• You need to install the following software to work with Azure Machine Learning:

    The Azure CLI and the ml extension for Azure Machine Learning.

    az extension add -n ml


    Pipeline component deployments for Batch Endpoints were introduced in version 2.7 of the ml extension for Azure CLI. Use az extension update --name ml to get the last version of it.

Connect to your workspace

The workspace is the top-level resource for Azure Machine Learning, providing a centralized place to work with all the artifacts you create when you use Azure Machine Learning. In this section, we'll connect to the workspace in which you'll perform deployment tasks.

Pass in the values for your subscription ID, workspace, location, and resource group in the following code:

az account set --subscription <subscription>
az configure --defaults workspace=<workspace> group=<resource-group> location=<location>

Create the inference pipeline

In this section, we'll create all the assets required for our inference pipeline. We'll begin by creating an environment that includes necessary libraries for the pipeline's components. Next, we'll create a compute cluster on which the batch deployment will run. Afterwards, we'll register the components, models, and transformations we need to build our inference pipeline. Finally, we'll build and test the pipeline.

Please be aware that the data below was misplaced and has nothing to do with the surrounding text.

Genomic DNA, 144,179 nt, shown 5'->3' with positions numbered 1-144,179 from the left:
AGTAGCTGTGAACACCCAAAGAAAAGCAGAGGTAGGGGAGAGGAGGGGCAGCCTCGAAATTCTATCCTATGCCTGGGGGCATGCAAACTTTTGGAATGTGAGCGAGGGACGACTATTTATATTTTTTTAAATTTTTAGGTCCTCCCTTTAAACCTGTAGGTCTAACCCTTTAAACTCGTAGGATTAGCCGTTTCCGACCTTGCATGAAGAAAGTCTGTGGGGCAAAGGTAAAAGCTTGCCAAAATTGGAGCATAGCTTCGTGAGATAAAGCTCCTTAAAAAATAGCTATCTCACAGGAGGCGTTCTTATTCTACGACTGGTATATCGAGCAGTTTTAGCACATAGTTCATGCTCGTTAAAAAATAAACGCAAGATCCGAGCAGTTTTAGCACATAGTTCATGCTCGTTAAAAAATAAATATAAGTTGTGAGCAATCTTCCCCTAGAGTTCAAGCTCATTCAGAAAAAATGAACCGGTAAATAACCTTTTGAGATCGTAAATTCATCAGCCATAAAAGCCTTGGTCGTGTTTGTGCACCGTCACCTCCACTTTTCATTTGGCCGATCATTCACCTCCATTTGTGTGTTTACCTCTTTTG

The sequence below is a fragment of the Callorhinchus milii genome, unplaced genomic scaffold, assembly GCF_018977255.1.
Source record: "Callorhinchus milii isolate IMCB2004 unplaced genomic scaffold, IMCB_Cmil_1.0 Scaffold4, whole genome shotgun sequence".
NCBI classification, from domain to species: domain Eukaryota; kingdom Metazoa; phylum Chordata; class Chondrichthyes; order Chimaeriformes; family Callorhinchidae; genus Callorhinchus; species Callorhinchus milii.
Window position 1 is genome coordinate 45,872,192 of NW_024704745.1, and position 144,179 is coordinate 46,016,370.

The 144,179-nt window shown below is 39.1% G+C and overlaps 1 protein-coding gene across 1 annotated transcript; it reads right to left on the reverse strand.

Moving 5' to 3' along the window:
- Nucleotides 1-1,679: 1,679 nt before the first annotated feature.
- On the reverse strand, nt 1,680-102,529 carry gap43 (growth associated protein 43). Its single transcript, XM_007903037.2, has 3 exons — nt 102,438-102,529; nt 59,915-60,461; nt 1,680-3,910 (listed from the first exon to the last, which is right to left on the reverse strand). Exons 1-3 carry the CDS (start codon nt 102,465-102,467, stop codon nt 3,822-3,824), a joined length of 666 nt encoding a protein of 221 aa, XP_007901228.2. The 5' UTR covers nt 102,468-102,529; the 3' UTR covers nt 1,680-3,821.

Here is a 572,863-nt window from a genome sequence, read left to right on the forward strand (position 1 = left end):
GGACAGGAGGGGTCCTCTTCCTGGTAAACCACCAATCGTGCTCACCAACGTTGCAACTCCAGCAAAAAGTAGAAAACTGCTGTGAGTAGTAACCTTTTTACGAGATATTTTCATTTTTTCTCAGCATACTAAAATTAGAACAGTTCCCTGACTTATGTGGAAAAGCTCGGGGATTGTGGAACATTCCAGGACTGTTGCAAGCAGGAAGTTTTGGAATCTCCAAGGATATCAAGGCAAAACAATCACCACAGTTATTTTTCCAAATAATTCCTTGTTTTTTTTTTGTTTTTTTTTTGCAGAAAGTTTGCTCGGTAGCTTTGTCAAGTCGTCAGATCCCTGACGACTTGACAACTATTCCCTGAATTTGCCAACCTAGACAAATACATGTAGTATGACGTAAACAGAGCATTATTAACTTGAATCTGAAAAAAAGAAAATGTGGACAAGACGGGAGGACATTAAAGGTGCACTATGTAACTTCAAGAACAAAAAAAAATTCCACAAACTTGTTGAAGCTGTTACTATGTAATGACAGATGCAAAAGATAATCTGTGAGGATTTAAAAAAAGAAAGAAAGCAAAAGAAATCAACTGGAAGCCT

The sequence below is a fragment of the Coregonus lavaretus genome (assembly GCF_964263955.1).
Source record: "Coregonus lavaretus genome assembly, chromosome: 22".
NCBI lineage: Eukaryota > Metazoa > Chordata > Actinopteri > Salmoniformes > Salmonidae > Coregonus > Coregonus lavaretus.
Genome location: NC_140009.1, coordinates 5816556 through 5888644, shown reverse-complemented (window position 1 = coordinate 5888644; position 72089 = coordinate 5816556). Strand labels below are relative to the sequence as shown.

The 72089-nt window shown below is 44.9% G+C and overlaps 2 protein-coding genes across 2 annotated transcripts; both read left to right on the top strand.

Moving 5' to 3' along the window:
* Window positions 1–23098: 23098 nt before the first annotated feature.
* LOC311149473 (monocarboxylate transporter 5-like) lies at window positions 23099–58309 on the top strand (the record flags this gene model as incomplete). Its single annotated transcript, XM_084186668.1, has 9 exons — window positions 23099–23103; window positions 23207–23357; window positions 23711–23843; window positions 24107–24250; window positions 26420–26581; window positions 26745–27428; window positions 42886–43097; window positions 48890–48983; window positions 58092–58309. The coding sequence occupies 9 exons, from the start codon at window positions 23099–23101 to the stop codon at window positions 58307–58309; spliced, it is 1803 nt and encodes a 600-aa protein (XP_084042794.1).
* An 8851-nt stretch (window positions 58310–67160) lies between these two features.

Create the environment

The components in this example will use an environment with the XGBoost and scikit-learn libraries. The environment/conda.yml file contains the environment's configuration:


- conda-forge
- python=3.8.5
- pip
- pip:
  - mlflow
  - azureml-mlflow
  - datasets
  - jobtools
  - cloudpickle==1.6.0
  - dask==2.30.0
  - scikit-learn==1.1.2
  - xgboost==1.3.3
name: mlflow-env

Create the environment as follows:

  1. Define the environment:


    name: xgboost-sklearn-py38
    conda_file: conda.yml
    description: An environment for models built with XGBoost and Scikit-learn.
  2. Create the environment:

    az ml environment create -f environment/xgboost-sklearn-py38.yml

Create a compute cluster

Batch endpoints and deployments run on compute clusters. They can run on any Azure Machine Learning compute cluster that already exists in the workspace. Therefore, multiple batch deployments can share the same compute infrastructure. In this example, we'll work on an Azure Machine Learning compute cluster called batch-cluster. Let's verify that the compute exists on the workspace or create it otherwise.

az ml compute create -n batch-cluster --type amlcompute --min-instances 0 --max-instances 5

Register components and models

We're going to register components, models, and transformations that we need to build our inference pipeline. We can reuse some of these assets for training routines.